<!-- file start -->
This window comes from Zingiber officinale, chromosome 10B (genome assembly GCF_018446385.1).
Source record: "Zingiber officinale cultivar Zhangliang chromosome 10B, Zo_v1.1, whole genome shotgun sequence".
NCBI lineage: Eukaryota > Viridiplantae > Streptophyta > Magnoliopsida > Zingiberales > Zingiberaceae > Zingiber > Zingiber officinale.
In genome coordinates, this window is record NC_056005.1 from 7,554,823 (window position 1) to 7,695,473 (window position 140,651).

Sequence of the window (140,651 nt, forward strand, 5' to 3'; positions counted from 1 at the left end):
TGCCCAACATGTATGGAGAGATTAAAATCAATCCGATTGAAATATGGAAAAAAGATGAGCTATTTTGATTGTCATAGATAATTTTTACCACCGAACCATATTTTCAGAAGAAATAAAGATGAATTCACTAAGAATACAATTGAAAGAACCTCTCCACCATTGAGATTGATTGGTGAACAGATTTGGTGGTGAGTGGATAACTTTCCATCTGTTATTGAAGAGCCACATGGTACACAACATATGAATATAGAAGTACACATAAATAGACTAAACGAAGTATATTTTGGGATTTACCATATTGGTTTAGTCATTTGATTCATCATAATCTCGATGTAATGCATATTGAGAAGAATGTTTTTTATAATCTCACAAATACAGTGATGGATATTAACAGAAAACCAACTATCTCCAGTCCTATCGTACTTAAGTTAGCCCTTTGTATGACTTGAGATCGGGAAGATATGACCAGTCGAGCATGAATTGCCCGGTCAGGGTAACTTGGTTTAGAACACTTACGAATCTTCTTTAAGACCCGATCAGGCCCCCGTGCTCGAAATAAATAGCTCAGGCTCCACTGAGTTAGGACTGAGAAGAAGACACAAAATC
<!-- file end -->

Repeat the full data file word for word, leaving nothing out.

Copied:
This window comes from Zingiber officinale, chromosome 10B (genome assembly GCF_018446385.1).
Source record: "Zingiber officinale cultivar Zhangliang chromosome 10B, Zo_v1.1, whole genome shotgun sequence".
NCBI lineage: Eukaryota > Viridiplantae > Streptophyta > Magnoliopsida > Zingiberales > Zingiberaceae > Zingiber > Zingiber officinale.
In genome coordinates, this window is record NC_056005.1 from 7,554,823 (window position 1) to 7,695,473 (window position 140,651).

Sequence of the window (140,651 nt, forward strand, 5' to 3'; positions counted from 1 at the left end):
TGCCCAACATGTATGGAGAGATTAAAATCAATCCGATTGAAATATGGAAAAAAGATGAGCTATTTTGATTGTCATAGATAATTTTTACCACCGAACCATATTTTCAGAAGAAATAAAGATGAATTCACTAAGAATACAATTGAAAGAACCTCTCCACCATTGAGATTGATTGGTGAACAGATTTGGTGGTGAGTGGATAACTTTCCATCTGTTATTGAAGAGCCACATGGTACACAACATATGAATATAGAAGTACACATAAATAGACTAAACGAAGTATATTTTGGGATTTACCATATTGGTTTAGTCATTTGATTCATCATAATCTCGATGTAATGCATATTGAGAAGAATGTTTTTTATAATCTCACAAATACAGTGATGGATATTAACAGAAAACCAACTATCTCCAGTCCTATCGTACTTAAGTTAGCCCTTTGTATGACTTGAGATCGGGAAGATATGACCAGTCGAGCATGAATTGCCCGGTCAGGGTAACTTGGTTTAGAACACTTACGAATCTTCTTTAAGACCCGATCAGGCCCCCGTGCTCGAAATAAATAGCTCAGGCTCCACTGAGTTAGGACTGAGAAGAAGACACAAAATC